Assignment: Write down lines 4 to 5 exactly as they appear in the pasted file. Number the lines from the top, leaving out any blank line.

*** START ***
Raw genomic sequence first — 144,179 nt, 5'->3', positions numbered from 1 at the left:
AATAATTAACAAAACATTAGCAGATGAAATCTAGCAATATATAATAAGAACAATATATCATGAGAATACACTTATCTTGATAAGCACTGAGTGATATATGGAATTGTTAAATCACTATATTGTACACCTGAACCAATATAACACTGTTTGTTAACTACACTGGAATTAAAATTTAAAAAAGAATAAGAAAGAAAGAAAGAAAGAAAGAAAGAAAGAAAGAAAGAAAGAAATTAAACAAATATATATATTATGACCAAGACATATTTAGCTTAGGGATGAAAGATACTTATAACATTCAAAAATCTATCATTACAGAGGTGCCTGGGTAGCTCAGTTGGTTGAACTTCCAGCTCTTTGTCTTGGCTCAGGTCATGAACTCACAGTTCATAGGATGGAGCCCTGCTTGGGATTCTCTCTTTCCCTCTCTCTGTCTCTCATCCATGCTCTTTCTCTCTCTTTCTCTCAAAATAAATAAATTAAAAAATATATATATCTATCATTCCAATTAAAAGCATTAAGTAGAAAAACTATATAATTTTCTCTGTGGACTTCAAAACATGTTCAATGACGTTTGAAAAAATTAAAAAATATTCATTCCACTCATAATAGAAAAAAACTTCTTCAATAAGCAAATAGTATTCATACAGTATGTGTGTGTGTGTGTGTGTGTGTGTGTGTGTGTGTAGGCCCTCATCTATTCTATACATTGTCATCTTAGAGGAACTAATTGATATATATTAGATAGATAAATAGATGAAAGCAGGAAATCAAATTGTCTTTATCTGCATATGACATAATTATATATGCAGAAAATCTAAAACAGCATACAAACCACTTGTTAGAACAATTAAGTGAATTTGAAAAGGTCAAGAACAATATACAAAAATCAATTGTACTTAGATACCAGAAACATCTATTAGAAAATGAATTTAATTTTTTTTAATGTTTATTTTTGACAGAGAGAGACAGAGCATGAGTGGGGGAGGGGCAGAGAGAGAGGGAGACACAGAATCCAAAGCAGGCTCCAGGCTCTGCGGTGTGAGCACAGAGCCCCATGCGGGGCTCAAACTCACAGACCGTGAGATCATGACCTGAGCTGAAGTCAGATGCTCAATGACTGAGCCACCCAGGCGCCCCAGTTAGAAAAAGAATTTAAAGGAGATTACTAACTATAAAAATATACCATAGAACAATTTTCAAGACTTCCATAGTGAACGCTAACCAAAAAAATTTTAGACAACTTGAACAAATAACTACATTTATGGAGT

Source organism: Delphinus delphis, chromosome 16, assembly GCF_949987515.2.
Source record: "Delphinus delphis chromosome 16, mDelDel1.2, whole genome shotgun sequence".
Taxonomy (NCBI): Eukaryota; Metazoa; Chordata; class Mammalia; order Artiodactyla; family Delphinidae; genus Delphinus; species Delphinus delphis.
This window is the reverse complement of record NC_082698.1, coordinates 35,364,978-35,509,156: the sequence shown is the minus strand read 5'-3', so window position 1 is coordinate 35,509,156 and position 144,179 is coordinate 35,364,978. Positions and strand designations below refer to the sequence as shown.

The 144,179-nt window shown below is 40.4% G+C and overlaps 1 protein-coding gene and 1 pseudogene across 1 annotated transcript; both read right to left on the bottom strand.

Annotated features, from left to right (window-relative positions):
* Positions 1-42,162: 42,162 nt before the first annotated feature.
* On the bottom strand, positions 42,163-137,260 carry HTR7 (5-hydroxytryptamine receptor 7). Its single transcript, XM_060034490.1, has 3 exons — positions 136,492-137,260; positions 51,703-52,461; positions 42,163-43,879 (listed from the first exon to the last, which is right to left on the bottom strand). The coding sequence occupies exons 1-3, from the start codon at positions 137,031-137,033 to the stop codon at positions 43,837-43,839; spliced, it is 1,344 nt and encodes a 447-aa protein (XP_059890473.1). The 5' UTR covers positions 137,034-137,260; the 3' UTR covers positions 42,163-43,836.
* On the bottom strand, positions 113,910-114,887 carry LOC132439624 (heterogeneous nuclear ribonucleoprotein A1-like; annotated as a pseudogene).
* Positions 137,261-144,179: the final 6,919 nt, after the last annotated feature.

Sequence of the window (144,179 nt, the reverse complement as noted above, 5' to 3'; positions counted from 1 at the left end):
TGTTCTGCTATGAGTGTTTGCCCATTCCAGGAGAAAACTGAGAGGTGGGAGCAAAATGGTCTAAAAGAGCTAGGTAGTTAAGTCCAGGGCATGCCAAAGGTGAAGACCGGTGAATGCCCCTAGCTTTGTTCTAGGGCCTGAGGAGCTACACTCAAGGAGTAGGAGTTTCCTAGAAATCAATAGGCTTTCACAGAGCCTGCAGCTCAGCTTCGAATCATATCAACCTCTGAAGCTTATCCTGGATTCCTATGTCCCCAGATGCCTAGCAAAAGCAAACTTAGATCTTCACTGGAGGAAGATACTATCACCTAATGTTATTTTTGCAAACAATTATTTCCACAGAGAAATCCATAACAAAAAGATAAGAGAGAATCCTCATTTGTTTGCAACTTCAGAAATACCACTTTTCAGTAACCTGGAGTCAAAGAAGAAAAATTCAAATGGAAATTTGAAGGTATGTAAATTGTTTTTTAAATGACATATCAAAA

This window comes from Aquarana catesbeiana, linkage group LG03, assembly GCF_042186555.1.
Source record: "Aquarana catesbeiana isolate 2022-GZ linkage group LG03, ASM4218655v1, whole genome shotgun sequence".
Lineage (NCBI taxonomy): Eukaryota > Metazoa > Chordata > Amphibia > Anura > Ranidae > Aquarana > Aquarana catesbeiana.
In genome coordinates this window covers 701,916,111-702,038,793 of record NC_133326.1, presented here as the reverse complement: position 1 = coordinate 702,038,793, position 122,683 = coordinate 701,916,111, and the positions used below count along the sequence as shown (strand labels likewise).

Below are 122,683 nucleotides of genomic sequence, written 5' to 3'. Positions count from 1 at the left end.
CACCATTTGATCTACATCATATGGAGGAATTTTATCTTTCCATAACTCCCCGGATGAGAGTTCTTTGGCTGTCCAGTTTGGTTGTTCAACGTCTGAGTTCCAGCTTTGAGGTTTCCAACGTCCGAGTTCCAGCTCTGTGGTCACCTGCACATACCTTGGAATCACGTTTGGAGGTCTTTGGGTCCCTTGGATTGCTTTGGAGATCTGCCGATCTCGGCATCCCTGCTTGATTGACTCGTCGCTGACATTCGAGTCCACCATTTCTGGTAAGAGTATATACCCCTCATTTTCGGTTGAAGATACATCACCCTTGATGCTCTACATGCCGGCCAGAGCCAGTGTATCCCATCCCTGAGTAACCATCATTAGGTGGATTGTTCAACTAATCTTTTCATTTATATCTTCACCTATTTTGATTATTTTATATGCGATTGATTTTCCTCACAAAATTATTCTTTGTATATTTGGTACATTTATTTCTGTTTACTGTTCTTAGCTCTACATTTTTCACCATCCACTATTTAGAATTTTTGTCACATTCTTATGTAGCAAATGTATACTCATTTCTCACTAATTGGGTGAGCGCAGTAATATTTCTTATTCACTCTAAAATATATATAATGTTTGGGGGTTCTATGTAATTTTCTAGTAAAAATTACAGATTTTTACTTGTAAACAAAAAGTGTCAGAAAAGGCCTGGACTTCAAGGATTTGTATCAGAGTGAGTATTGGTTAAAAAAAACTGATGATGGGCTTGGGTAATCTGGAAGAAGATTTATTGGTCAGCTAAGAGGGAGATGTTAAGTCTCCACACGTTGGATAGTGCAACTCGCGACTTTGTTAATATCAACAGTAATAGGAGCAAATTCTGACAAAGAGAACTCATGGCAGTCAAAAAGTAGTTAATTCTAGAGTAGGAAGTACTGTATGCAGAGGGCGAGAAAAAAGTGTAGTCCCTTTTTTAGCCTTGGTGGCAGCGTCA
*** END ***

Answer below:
Source record: "Delphinus delphis chromosome 16, mDelDel1.2, whole genome shotgun sequence".
Taxonomy (NCBI): Eukaryota; Metazoa; Chordata; class Mammalia; order Artiodactyla; family Delphinidae; genus Delphinus; species Delphinus delphis.